Shocking KM News! Users Reject Lessons Learned Database!

So close....

I know that this will no doubt come as a shock to some, and I urge you to not read this alone — you will need close support to get you through the moment. But I’m saddened to report that according to an audit conducted by the Australian Department of Defence….(here it comes, prepare yourself!) the Department of Defence lessons learned database was “abandoned” by users who found it too difficult to use.

Yes, shocking. Probably the very ever first time that this has happened. Right? (end-sarcasm)

Apparently THE lesson learned about lessons learned systems is that if you fail to involve the users in the requirements process…you will likely (often, usually, frequently, etc. etc.) end up with a system that simply does not meet the need of the users. Duh.

Typical scenario: User sitting in front of the lessons learned repository is about to learn a new lesson — that the system features are either so complex so as to make it too difficult to use (like when in a hurry trying to identify a lesson learned that might be applicable to the specific operation that the user is about to embark upon!) AND/OR the search appliance or capability is inadequate to the task (thus ensuring that the user is MORE LIKELY to BECOME the next lesson learned in the repository before being able to find what they’re looking for in hopes of avoiding the same problem!).

Frankly, none of this is truly “news” is it? We’ve been talking about the very same thing for years. I’ve been suggesting that in many ways, and in many cases, the era of the “lessons learned” repository may be behind us. For these very reasons.

So what would it take to fix it?

Requirements validation process.

Well, there is the obvious issue of the search problems but I’d like to go much more basic than that by suggesting that if you address user requirements right up front, you might even avoid some of those search problems. However, that would appear to be r-a-d-i-c-a-l thinking — involving end users in requirements discussions and all that. Simply gets in the way of good old vendor back slapping and high fiving celebrating yet another successful sale of a technology in want of a problem.

Looking at this particular case here’s what we know – the lessons learned system was too difficult to use.

I won’t cull out all of the findings from the 124 PAGE AUDIT REPORT (!) but the gist of it is that the Australian Defence lessons learned system — called the “ADF Activity Analysis Data System (ADFAADS)” (seriously?) was put together in 1999…using a Lotus Notes platform. With little to no input from potential users.

And in the end, users found features of the system simply too difficult to use. Add in a mix of what was described as complex (convoluted) business rules and some outright wacky search rules and users turned against it. In fact, what the users then did SHOULD perhaps be seen as the most significant lesson learned from this whole disaster — the users simply abandoned the system in favor of setting up their own system to replace ADFAADS.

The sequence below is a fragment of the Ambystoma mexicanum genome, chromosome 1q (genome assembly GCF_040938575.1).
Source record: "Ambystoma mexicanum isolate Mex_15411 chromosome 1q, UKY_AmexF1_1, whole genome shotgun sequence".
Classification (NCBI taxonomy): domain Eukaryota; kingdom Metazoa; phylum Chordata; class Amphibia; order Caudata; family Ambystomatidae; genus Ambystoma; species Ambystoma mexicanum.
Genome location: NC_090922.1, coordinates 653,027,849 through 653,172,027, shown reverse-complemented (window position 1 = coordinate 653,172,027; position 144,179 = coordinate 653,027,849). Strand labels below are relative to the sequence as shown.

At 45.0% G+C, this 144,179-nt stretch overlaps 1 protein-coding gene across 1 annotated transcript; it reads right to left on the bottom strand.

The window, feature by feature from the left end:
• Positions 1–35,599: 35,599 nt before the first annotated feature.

Yes, the users got together and discussed their needs. Discussed the inadequacies of the current system. And then, being the renegades that they are — they set up their own system. Which actually worked. Using a Wiki. Which the audit report pointed out was a “well-thought out approach to providing wide access to a user-friendly source of learning.” However, as a result of the audit, other than the limited perspective offered by a “working group” there doesn’t appear to be much effort involved in “learning this lesson” in the way of broadly involving users in requirements discussions for the replacement of the current lessons learned system. And there was no discussion of the lack of a KM strategy.

Yupper, that pretty much says it all.

Well, not quite — the audit report makes no mention at all of their having been a KM strategy in place to begin with, and no mention of how lessons learned fit into the big picture. Sounds more like an attempt to “lessons capture” rather than lessons “learned.”

Dr. Dan's Daily Dose:
To have any chance at being effective (which I’ll define as being used by users who can actually find and then use appropriate lessons to learn) you need to first determine the requirements — the “why” of what you’re doing what you’re doing. You need a KM vision for where you’re trying to go, a KM strategy for the path to take to get there. And you probably would find it useful to actually involve the end users in requirements discussions. Their viewpoints will probably be much more useful than the vendor’s.
About Dr. Dan Kirsch